2.) Research: The final paper and presentation goes beyond any of the individual issues seen with employees and managers over the last few weeks. Your research should be strategic in nature, looking at the size of current and potential markets, competition, legislation regulation, changes in technology – whatever you think is most important on a strategic level to help this company stay on track and move to the next level.
3.) Team Video Analysis Reports and the Final Project: The team video analysis reports are for your education, that is, to help you stay up to speed with the information presented in the course. The analysis reports cannot be recycled into the final project. Start the final project with a clean sheet of paper, using the analysis reports only for general reference.
4.) Formatting: Your team paper must support your PowerPoint presentation. Present your findings in a concise paper (2,000-2,500 words – exceed the minimum!) using Times New Roman, 12-point font, double spaced, no unnecessary spaces between sections or paragraphs, 1 inch borders, with an appropriate table of contents and executive summary at the beginning of the paper and supporting data in the remaining body of the paper. This may include diagrams, graphs, Gantt charts, appendices, etc. Appendices in addition to the core five pages are permissible as long as they support your recommendations. As always, accurate APA citation is required for all sources.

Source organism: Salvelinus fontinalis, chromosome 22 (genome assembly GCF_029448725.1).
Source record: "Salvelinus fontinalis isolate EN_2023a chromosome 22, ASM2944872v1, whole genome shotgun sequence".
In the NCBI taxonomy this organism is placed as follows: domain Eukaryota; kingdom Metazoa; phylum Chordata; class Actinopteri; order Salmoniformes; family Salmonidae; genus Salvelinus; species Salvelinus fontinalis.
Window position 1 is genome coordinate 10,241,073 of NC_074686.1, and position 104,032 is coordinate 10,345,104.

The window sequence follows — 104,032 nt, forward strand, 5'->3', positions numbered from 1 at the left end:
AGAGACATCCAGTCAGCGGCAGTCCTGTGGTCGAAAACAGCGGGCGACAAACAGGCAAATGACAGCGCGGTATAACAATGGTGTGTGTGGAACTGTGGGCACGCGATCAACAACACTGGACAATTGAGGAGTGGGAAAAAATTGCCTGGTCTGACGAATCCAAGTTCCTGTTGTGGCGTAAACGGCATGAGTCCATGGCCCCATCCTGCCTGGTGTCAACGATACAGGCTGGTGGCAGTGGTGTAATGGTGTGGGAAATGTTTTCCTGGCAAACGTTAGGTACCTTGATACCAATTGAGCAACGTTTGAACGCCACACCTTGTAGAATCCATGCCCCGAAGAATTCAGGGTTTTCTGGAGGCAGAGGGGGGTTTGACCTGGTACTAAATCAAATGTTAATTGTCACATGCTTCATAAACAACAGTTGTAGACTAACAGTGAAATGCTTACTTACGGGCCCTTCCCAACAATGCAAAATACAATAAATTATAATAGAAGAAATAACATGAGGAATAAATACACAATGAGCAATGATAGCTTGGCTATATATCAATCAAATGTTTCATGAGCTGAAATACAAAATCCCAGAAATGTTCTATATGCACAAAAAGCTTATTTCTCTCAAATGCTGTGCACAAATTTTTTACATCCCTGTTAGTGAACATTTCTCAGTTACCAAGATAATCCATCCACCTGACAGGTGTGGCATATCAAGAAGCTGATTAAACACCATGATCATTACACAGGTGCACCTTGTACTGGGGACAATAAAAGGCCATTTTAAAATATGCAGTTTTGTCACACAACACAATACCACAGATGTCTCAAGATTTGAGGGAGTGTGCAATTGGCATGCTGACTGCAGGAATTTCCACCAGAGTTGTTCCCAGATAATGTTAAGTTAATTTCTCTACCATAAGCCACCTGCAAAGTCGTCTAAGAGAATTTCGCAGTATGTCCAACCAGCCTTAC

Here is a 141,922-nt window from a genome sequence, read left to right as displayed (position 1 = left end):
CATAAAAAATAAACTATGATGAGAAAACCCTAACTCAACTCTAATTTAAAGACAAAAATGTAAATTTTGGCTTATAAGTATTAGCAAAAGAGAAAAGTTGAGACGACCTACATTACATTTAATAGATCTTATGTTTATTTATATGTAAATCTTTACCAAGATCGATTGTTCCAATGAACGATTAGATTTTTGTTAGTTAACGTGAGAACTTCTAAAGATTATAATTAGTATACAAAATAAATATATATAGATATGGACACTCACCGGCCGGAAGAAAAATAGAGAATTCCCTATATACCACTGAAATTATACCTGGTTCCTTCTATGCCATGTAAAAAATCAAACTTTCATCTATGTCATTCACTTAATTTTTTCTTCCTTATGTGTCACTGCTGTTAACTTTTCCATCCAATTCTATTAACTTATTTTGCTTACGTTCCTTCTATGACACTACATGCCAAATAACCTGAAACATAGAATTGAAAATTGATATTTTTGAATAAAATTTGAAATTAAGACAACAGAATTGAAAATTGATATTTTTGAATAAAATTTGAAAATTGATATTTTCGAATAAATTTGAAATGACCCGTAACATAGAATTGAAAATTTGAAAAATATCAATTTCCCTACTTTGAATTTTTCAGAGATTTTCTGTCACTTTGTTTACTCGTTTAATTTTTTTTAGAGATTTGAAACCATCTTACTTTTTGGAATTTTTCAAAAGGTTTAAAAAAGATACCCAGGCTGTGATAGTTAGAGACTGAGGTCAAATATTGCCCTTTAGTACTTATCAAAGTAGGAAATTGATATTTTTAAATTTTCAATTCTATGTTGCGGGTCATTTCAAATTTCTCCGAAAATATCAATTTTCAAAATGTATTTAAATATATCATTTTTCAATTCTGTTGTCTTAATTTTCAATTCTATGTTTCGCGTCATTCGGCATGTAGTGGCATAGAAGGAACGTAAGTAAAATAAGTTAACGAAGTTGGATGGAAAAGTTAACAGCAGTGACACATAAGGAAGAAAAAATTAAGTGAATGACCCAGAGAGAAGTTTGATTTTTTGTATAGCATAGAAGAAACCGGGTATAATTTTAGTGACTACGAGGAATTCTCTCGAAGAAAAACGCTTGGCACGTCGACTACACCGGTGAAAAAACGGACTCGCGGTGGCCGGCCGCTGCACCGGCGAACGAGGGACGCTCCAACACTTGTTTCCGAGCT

5.) Presentation: Because the presentation will be given online in a web conference, your presentation should be very legible, that is all text and graphics should be very clear. Avoid using small text or graphics that are not very sharp, as they won’t show up very clearly in the web conference environment. Additionally avoid the use of the following as they may not function reliably in the web conference environment:
a. Unnecessarily complex slide backgrounds
b. Animations/animated GIFs
c. Slide transitions
d. Sound effects
e. Video clips
f. Anything that moves. Keep your presentation clean, simple clear and legible